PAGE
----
You want to prevent growing aquarium plants from getting too little space within the Aquascape, or that the Aquascape is not ‘correct’ in full bloom when it is in full color. Before you start, aquascape design is essential.
2. Too little attention for a starting tank
Aquarium plants in a starting aquarium have yet to develop. They need help with this. Aquarium plants benefit from sufficient light and extra CO2. An aquascape is delicate. An aquascape without the necessary plant nutrition and CO2 supply is a lost cause.
Pay attention to overexposure so that algae do not have a chance to take over the Aquarium. What is a good light intensity for a starting aquascape? Start with 6 hours of lighting and slowly increase the lighting to 8 hours per day over about two months.
3. You are adding too many aquarium inhabitants.
Aquarium inhabitants such as shrimps, lobsters, and fish bring movement within the Aquascape. The danger of too many aquarium inhabitants is that the biotope cannot continue untouched. Not all aquarium fish fit together.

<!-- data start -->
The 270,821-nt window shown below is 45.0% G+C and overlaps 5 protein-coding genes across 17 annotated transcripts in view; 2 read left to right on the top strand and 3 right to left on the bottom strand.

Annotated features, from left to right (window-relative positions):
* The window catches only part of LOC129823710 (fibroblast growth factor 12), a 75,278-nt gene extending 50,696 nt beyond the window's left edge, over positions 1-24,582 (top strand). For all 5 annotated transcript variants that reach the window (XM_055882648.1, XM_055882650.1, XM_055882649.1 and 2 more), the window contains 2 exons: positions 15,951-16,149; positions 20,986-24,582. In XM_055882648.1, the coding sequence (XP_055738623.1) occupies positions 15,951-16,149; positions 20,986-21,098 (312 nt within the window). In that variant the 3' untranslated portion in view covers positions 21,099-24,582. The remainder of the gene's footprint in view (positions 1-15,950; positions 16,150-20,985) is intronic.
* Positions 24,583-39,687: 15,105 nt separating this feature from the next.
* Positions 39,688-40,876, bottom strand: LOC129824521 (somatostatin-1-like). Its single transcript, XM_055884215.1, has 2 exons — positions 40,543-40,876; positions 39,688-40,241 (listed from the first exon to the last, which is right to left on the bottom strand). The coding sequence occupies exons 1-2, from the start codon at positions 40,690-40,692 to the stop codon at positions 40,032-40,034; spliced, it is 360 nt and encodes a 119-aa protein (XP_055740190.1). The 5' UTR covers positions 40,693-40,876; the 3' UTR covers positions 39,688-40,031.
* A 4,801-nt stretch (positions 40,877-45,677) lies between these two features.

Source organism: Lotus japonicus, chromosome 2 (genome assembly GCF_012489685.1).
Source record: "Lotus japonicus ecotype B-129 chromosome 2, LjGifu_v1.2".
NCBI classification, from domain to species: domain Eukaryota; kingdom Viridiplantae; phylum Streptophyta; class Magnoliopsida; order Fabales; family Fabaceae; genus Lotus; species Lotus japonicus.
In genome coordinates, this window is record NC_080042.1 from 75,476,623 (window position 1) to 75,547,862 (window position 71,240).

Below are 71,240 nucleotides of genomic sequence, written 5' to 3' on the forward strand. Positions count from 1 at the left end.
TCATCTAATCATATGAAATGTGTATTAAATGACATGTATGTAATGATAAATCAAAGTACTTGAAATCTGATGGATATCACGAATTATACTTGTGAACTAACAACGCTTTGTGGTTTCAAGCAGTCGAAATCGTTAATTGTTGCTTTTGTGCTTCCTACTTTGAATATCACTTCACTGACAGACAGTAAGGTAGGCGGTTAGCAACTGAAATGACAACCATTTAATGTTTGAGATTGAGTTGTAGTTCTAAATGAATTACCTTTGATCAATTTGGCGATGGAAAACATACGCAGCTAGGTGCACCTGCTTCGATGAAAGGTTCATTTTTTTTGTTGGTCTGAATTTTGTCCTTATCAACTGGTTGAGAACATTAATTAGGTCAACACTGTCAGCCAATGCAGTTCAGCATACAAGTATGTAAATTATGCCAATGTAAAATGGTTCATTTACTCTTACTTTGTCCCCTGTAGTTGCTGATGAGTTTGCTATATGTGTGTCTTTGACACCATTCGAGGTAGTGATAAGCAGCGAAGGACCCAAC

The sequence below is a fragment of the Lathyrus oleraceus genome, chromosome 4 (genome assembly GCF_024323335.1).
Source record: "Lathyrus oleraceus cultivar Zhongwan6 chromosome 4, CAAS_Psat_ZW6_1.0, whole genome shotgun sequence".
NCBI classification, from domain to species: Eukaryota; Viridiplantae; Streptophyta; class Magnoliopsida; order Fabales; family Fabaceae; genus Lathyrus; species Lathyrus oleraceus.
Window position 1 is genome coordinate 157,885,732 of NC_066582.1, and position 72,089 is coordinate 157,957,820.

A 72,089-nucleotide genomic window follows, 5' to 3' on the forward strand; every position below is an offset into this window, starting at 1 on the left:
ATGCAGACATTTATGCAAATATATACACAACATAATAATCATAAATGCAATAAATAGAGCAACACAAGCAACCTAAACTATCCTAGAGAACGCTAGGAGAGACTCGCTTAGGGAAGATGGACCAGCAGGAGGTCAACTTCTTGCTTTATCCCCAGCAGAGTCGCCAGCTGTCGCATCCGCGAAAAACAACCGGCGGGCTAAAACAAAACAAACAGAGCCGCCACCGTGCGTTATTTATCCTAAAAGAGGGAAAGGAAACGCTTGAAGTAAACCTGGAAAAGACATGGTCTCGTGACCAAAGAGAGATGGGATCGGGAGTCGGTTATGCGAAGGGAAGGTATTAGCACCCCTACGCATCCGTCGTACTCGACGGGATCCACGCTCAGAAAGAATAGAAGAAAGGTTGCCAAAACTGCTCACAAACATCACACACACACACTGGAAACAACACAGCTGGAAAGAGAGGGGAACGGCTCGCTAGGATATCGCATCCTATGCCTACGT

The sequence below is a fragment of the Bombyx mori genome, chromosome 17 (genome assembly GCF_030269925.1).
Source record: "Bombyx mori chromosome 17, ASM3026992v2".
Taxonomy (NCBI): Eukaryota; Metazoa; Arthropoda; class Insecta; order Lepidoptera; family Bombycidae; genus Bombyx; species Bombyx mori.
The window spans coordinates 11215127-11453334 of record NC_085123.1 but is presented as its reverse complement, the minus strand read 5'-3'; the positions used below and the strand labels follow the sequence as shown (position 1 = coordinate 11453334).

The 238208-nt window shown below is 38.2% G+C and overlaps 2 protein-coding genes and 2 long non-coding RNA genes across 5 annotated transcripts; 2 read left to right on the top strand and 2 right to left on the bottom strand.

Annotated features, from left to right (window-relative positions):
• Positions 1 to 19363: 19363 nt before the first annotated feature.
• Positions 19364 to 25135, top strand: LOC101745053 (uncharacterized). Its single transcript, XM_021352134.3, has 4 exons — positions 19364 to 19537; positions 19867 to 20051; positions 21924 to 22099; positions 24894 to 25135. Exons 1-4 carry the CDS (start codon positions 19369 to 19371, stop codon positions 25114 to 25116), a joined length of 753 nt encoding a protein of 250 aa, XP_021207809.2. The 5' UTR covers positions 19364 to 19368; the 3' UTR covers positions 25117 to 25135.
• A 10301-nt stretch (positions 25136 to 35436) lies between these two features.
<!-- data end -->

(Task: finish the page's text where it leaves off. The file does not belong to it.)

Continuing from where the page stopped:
Moreover, fish quickly cause a lot of pollution. An aquascape is too sensitive to solve that pollution biologically. Result: algae.
For this reason, many aquascapes have few aquarium inhabitants. Avoid this frustration and start the Aquascape calmly with only aquarium plants and hardscapes.
Do you have the basic Aquascape in order, and do you still want to live in the Aquascape? Further on, we will tell you which small aquarium inhabitants are suitable.
Creating An Aquascape Design: Getting started with Aquascape
Are you sufficiently triggered and ready for the step to the creative side of the aquarium hobby? The perfect Aquascape starts with a robust design.
You have read that correctly; before we start the fieldwork, there must be a good map you need to plot the all-important lines.
You will find countless creative aquascape examples on YouTube or Pinterest. Thoughtful aquascape design helps structure and organize the perfect Aquascape. The following five steps are necessary when creating an aquascape design.
Step 1. Make a rough sketch of the ideal Aquascape